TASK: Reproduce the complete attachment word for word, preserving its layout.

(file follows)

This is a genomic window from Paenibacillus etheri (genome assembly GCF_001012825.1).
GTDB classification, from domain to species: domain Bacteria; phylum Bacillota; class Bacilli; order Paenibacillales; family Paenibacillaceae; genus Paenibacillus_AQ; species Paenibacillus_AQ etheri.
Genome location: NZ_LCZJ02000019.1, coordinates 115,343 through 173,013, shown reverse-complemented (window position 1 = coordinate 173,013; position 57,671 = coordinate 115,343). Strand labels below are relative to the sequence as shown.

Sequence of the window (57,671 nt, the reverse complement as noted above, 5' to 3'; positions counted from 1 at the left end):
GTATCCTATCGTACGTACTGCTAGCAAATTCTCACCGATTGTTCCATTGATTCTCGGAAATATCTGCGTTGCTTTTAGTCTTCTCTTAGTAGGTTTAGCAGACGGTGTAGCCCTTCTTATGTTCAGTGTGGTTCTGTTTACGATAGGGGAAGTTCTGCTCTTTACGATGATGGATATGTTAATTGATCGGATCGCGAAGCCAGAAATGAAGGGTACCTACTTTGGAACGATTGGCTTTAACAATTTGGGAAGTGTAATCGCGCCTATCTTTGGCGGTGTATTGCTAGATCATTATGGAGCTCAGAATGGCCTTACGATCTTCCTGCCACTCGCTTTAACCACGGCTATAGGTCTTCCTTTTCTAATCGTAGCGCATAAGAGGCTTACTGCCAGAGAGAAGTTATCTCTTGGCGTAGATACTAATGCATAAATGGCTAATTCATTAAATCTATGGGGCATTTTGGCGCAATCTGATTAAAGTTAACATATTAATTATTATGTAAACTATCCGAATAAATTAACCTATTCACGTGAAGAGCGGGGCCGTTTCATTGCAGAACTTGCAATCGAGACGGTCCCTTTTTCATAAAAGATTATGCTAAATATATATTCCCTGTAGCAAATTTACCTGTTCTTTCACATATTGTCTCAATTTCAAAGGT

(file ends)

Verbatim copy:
This is a genomic window from Paenibacillus etheri (genome assembly GCF_001012825.1).
GTDB classification, from domain to species: domain Bacteria; phylum Bacillota; class Bacilli; order Paenibacillales; family Paenibacillaceae; genus Paenibacillus_AQ; species Paenibacillus_AQ etheri.
Genome location: NZ_LCZJ02000019.1, coordinates 115,343 through 173,013, shown reverse-complemented (window position 1 = coordinate 173,013; position 57,671 = coordinate 115,343). Strand labels below are relative to the sequence as shown.

Sequence of the window (57,671 nt, the reverse complement as noted above, 5' to 3'; positions counted from 1 at the left end):
GTATCCTATCGTACGTACTGCTAGCAAATTCTCACCGATTGTTCCATTGATTCTCGGAAATATCTGCGTTGCTTTTAGTCTTCTCTTAGTAGGTTTAGCAGACGGTGTAGCCCTTCTTATGTTCAGTGTGGTTCTGTTTACGATAGGGGAAGTTCTGCTCTTTACGATGATGGATATGTTAATTGATCGGATCGCGAAGCCAGAAATGAAGGGTACCTACTTTGGAACGATTGGCTTTAACAATTTGGGAAGTGTAATCGCGCCTATCTTTGGCGGTGTATTGCTAGATCATTATGGAGCTCAGAATGGCCTTACGATCTTCCTGCCACTCGCTTTAACCACGGCTATAGGTCTTCCTTTTCTAATCGTAGCGCATAAGAGGCTTACTGCCAGAGAGAAGTTATCTCTTGGCGTAGATACTAATGCATAAATGGCTAATTCATTAAATCTATGGGGCATTTTGGCGCAATCTGATTAAAGTTAACATATTAATTATTATGTAAACTATCCGAATAAATTAACCTATTCACGTGAAGAGCGGGGCCGTTTCATTGCAGAACTTGCAATCGAGACGGTCCCTTTTTCATAAAAGATTATGCTAAATATATATTCCCTGTAGCAAATTTACCTGTTCTTTCACATATTGTCTCAATTTCAAAGGT